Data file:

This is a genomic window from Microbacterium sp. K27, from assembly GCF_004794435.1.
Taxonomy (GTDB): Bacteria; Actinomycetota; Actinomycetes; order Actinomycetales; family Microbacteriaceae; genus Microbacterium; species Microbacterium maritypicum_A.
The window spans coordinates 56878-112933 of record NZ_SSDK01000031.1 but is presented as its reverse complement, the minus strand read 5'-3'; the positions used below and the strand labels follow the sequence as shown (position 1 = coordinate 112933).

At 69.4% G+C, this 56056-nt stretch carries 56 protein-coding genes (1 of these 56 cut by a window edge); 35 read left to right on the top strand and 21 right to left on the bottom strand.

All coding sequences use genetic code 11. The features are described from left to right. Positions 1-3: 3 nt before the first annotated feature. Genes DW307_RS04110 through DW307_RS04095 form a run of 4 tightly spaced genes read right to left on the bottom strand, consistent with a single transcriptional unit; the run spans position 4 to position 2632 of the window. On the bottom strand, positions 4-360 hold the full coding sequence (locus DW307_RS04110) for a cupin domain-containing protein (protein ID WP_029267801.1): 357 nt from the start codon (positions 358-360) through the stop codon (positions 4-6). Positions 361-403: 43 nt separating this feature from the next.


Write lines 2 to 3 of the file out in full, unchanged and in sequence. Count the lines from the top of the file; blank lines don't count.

Taxonomy (GTDB): Bacteria; Actinomycetota; Actinomycetes; order Actinomycetales; family Microbacteriaceae; genus Microbacterium; species Microbacterium maritypicum_A.
The window spans coordinates 56878-112933 of record NZ_SSDK01000031.1 but is presented as its reverse complement, the minus strand read 5'-3'; the positions used below and the strand labels follow the sequence as shown (position 1 = coordinate 112933).